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There are many third providers in Switzerland. Some of them are good, but most of them are too expensive. You do not want to waste your retirement bank in fees. Therefore, you need to choose the best third pillar provider.
Let’s compare the available third pillar account in Switzerland. And let’s try to find the best third pillar account for you.
In Switzerland, there are several advantages to invest in the third pillar. Mainly, this will reduce your taxes since you can deduct your contributions from your taxable income. Moreover, this is an excellent way to invest for your retirement.
However, there are a lot of third pillar providers. Every Swiss bank will offer you one or several third pillar accounts. But most of these options are pretty bad. Either they have very little interest, or they have huge fees.
Recently, one new actor started to offer options for the third pillars: VIAC. VIAC offers very cheap options, with up to 97% exposure in stocks. It is significantly better than what I have found before in other third pillar providers.
In this post, I am going to compare the primary third pillar providers in Switzerland. And I am going to check which is the best third pillar in Switzerland.
The third pillar in Switzerland
If you do not know it yet, the third pillar is a personal retirement account. You can contribute up to a certain amount every year. And this amount is deductible from your taxes.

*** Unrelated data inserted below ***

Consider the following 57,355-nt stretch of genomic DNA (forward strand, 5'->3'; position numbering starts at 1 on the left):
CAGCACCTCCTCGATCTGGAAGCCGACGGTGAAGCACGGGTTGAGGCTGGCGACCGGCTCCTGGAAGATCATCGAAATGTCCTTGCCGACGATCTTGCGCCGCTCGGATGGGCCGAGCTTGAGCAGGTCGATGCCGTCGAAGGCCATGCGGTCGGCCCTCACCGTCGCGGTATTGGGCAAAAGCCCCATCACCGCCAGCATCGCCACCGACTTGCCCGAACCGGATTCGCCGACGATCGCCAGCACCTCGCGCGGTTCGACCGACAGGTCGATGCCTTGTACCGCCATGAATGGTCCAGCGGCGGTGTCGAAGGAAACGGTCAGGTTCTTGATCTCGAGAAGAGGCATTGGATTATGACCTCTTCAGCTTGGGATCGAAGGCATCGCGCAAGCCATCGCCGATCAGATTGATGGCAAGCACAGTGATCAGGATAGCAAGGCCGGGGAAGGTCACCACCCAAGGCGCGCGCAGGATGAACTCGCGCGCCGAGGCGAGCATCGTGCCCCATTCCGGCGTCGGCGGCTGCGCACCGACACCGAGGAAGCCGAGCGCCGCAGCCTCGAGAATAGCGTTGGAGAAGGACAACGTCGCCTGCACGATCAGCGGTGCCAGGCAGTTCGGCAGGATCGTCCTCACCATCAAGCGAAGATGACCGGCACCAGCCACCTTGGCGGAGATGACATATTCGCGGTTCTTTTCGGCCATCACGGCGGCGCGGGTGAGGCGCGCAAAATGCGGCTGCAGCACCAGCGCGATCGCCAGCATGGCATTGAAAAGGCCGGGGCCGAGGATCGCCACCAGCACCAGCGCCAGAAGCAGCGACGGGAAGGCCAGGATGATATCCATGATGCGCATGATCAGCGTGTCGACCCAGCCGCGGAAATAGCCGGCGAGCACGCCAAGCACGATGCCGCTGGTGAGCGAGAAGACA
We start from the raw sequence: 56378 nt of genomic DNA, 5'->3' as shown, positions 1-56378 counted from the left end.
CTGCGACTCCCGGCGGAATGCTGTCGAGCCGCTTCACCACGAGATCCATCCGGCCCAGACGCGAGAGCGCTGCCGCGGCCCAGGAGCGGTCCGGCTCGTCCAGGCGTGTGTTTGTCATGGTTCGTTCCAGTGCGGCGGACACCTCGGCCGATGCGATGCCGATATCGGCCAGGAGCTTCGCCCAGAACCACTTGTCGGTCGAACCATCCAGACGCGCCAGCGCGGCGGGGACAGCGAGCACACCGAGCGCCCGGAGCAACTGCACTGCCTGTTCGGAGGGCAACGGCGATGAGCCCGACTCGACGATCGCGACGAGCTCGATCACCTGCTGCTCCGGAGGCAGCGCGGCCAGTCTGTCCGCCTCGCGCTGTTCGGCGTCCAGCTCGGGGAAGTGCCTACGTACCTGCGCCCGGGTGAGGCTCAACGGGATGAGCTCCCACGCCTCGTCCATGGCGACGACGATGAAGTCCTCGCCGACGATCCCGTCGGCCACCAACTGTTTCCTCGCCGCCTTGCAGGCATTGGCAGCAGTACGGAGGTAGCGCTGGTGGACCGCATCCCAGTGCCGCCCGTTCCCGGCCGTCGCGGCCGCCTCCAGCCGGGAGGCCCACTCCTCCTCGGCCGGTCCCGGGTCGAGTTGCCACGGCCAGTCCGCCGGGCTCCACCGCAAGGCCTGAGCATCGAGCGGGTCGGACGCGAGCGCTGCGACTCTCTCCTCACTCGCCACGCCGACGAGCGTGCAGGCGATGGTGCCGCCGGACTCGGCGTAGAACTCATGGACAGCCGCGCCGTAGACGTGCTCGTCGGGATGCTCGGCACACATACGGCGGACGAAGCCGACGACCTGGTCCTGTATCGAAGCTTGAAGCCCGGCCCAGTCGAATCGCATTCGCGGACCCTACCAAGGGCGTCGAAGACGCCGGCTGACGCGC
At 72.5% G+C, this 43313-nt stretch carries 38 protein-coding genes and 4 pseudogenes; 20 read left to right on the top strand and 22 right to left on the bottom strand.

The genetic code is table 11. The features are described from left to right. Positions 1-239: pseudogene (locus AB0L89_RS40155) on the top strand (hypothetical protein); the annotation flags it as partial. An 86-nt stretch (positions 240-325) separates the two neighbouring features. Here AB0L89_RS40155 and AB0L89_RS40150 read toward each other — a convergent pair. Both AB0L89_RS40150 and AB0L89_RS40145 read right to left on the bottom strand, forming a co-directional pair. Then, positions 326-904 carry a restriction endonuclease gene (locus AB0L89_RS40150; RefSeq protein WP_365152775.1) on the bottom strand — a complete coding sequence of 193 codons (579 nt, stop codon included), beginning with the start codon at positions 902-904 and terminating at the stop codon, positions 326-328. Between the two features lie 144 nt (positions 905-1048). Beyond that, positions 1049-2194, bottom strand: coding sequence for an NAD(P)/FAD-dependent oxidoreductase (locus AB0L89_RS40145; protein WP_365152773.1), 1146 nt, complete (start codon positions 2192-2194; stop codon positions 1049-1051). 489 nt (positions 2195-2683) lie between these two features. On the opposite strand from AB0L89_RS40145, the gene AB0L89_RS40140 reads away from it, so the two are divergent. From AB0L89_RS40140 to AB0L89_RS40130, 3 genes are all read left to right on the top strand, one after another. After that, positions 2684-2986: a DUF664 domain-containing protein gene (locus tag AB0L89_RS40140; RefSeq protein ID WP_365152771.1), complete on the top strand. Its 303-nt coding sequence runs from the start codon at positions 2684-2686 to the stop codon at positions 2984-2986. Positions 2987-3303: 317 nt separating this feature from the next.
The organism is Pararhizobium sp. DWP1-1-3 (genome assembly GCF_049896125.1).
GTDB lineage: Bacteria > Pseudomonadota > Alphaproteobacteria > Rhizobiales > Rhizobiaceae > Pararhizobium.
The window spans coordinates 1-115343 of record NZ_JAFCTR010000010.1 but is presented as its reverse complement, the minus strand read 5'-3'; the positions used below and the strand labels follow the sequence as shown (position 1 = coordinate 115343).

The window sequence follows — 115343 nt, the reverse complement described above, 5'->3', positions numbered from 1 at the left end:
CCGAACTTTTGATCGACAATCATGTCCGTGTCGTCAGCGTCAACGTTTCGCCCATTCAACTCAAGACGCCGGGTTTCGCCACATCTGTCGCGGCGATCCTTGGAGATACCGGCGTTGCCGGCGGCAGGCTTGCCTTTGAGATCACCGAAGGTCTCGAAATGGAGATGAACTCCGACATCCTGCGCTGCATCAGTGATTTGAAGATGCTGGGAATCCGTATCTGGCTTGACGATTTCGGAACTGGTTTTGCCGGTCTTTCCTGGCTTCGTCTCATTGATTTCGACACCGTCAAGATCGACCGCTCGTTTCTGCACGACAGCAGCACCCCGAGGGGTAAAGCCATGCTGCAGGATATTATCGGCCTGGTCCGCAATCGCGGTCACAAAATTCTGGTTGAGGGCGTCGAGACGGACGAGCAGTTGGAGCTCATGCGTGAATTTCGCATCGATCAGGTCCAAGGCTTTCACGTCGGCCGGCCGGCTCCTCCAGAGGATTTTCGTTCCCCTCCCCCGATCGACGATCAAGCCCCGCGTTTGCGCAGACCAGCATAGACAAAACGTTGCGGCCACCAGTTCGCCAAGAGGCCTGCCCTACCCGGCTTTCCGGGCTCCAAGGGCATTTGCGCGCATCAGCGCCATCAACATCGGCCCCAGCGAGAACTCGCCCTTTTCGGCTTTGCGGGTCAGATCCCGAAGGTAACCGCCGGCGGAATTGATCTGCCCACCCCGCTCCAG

It is the only part of the retirement system in Switzerland that is optional. Many people do not contribute to it. It is a mistake. You should contribute the maximum to the third pillar every single year.
Doing this will allow you to increase your retirement capacity significantly. Before you look for the ideal third pillar account, you may want to refresh on the details of the third pillar.
The ideal third pillar
First of all, we have to think about what makes an ideal third pillar. It is essential to decide which factors will drive the choice.
For me, there are three critical factors to compare third pillars:
- Large allocation to stocks
- Diversified stock allocation
Let’s delve more into details in the three factors.
An excellent third pillar has a significant allocation to stocks. It will depend on your situation, of course. You need to decide for yourself the allocation to bonds that you need. Moreover, Swiss bonds are in the negative territory now. So you may be better off with cash. For me, I want as much as possible of my third pillar into stocks. I already have bonds in my second pillar. My current allocation to bonds is more than enough. Ideally, a third pillar will have a 100% allocation to stocks.
An excellent third pillar has a diversified stock allocation. Switzerland is too small a country to only invest in it. I would like to have global stocks in my third pillar. Ideally, the allocation should be the same as a world stocks fund. Unfortunately, this is not possible in Switzerland. The law states that the third pillar must have at least 40% allocated to Swiss stocks. So an ideal third pillar should have 60% of international stocks and 40% of high-quality Swiss shares.